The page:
Proud owner of "The Intoxicated Moose!"
    "Hope is not an executable plan" ~ My Mom
    I love my Dublin-ator


    7 members found this post helpful.

  15. #35
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    Nov. 8, 2000
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    Upper Bucks County, PA
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    I cannot see how anyone can defend his actions.

    He took a horse that was "offered free to a good home" and told the owners (who had come upon hard times due to health) that the horse would be used as his personal trail riding horse. Then, less than 2 weeks later, he's selling it at Camelot Auction.

    Do you think if he'd gone to the owners and told them that he intended to resell the horse at auction that they would have given him the horse? And who knows--perhaps they did have a contract.

    No matters what "rites" (his spelling) he had at as an owner, this shows an obvious lack of ethics, honesty, and horsemanship. These type of people should be outed and I have no respect for anyone who does business with them.

    In my world, the welfare of the horse trumps the rights of the owner.

    The only way we stop these type of people is to give others a heads up so it doesn't happen to other horses. Unfortunately, I've heard of this situation happening quite a bit.

    Here's his website: http://www.bclintonsporthorses.com/
    Kelly Soldavin Harvest Moon Farm
    www.harvestmoonfarmpa.com


    12 members found this post helpful.

  16. #36
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    Jul. 2, 2003
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    Woodland, Ca
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    I know of a big name California trainer who used to do this all the time, comete with bringong his kids out to try the horse... I believe he just had an equipment trailer go missing...


    1 members found this post helpful.

  17. #37
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    Oct. 12, 2005
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    Va
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    Anyway you look at it this is fraud by definition.



  18. #38
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    Nov. 17, 2006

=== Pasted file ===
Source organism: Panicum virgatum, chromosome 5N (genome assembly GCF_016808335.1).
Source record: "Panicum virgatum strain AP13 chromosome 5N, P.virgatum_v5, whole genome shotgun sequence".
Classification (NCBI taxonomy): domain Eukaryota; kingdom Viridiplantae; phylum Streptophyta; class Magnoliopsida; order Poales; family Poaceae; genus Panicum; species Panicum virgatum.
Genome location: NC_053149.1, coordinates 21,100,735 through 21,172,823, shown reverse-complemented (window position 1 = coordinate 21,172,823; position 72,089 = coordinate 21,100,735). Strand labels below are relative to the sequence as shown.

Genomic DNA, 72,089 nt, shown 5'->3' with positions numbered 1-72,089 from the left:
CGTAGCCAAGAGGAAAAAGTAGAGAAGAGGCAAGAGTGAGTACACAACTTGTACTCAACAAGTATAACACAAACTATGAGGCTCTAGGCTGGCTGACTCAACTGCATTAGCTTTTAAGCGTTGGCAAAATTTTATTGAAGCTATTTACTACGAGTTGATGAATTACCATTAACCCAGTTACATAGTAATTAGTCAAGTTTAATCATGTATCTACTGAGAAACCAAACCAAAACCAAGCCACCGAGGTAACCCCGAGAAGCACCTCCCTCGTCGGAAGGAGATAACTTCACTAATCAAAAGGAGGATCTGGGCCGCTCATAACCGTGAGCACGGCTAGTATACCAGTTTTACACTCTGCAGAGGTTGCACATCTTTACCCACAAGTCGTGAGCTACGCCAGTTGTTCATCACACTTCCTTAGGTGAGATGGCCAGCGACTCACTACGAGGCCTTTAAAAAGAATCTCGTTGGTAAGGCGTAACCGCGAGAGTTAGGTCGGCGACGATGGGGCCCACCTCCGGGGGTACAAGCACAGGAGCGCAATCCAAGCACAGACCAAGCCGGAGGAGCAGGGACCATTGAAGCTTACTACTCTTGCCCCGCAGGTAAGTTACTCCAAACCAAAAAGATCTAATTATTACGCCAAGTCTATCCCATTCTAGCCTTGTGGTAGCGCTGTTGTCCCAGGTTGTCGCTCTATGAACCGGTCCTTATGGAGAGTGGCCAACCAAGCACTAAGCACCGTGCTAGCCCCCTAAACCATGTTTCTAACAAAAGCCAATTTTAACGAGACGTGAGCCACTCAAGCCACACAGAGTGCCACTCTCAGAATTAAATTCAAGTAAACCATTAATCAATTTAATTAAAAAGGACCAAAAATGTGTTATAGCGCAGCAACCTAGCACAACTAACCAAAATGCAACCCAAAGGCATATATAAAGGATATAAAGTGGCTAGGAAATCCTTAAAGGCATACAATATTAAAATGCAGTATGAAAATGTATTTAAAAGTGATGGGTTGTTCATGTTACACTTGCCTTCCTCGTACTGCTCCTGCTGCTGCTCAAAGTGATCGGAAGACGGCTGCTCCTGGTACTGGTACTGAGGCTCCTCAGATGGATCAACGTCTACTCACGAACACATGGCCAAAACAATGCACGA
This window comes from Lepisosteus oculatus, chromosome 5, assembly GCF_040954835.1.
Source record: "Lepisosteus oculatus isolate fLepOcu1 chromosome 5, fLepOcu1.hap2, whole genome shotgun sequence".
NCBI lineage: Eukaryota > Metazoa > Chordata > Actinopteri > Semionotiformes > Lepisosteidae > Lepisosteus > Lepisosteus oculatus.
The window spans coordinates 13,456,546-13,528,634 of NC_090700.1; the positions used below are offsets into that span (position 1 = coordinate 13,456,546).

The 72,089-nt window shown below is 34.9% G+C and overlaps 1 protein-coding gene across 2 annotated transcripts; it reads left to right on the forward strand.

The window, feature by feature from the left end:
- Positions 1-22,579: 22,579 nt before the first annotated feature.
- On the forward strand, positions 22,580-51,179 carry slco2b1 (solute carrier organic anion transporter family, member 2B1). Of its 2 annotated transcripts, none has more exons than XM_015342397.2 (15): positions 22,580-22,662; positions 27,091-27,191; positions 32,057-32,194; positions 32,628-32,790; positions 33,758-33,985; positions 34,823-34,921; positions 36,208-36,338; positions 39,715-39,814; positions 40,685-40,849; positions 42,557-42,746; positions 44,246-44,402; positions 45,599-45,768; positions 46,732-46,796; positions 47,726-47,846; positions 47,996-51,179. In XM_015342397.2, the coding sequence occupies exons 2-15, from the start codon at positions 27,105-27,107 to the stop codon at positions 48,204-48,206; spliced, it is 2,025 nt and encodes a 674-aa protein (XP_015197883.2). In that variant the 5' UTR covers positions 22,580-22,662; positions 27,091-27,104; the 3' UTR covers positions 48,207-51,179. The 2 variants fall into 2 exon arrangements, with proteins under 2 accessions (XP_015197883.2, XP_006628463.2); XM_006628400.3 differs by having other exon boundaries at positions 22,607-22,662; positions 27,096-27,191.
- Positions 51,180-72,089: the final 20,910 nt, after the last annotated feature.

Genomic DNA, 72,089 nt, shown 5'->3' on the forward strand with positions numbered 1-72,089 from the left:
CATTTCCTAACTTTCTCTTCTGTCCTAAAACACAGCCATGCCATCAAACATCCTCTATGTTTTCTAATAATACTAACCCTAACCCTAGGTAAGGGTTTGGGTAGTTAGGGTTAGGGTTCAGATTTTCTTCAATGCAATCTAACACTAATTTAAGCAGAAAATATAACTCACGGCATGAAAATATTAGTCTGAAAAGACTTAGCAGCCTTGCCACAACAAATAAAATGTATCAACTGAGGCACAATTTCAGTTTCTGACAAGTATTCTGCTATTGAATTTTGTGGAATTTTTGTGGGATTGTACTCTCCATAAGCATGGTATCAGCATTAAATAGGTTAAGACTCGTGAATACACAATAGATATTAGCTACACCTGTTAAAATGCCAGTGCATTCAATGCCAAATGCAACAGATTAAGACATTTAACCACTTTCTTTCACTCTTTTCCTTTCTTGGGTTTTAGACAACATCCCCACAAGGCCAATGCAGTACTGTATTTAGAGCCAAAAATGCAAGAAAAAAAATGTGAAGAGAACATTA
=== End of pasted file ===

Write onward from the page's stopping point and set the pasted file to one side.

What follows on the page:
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    3,699

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    And the sad thing is (well, lots of sad things, but...) the original owner said they looked for the best situation for this horse, and thought they picked the right one. They could have chosen someone else on the list. They certainly didn't just dump the horse to the first one knocking on their door. I think it's just terrible.
    Last edited by ParadoxFarm; Mar. 25, 2013 at 04:50 PM. Reason: Not OP, but original owner.
    “Be yourself; everyone else is already taken.”
    ¯ Oscar Wilde


    5 members found this post helpful.

  19. #39
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    Oct. 3, 2007
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    PA
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    I've seen him at some shows - I wasn't impressed and I sure wouldn't send anything to him for training.

    People have the right to do as they choose with their horses but to willfully deceive people already experiencing turmoil is reprehensible.


    9 members found this post helpful.

  20. #40
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    May. 6, 2006
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    rapidan,virginia
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    Quote Originally Posted by Couture TB View Post
    Well, is it crappy that he took the horse to auction? Yes. Illegal? Nope. Does it make him a person to not have train your horse? IMO that wouldn't effect me sending him a horse or not if he is a good trainer.
    Really??!! This would make me seriously wonder if I was getting the training I was paying for. Not to mention if other unethical practices might be happening to my horse, if it were in his training program. Most people with moral deficiencies spread their failings across the board.
    "Can you imagine what I would do if I could do all I can?" Sun Tzu, The Art of War
    Rainy: http://tinyurl.com/kj7x53c
    Stash: http://tinyurl.com/mmm3p4e


    22 members found this post helpful.